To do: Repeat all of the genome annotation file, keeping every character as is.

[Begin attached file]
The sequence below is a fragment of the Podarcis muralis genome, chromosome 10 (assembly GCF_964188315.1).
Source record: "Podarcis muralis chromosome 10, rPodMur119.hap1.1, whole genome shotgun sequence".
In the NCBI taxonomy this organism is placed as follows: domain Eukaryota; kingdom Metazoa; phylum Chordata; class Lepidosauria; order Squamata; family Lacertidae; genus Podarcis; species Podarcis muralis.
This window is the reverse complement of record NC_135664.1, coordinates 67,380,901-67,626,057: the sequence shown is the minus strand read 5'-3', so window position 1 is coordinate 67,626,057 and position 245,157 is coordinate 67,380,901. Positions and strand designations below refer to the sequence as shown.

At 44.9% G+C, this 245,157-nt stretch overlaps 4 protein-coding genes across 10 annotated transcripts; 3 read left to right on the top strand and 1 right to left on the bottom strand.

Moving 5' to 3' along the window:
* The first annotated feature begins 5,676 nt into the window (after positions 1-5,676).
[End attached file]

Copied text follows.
The sequence below is a fragment of the Podarcis muralis genome, chromosome 10 (assembly GCF_964188315.1).
Source record: "Podarcis muralis chromosome 10, rPodMur119.hap1.1, whole genome shotgun sequence".
In the NCBI taxonomy this organism is placed as follows: domain Eukaryota; kingdom Metazoa; phylum Chordata; class Lepidosauria; order Squamata; family Lacertidae; genus Podarcis; species Podarcis muralis.
This window is the reverse complement of record NC_135664.1, coordinates 67,380,901-67,626,057: the sequence shown is the minus strand read 5'-3', so window position 1 is coordinate 67,626,057 and position 245,157 is coordinate 67,380,901. Positions and strand designations below refer to the sequence as shown.

At 44.9% G+C, this 245,157-nt stretch overlaps 4 protein-coding genes across 10 annotated transcripts; 3 read left to right on the top strand and 1 right to left on the bottom strand.

Moving 5' to 3' along the window:
* The first annotated feature begins 5,676 nt into the window (after positions 1-5,676).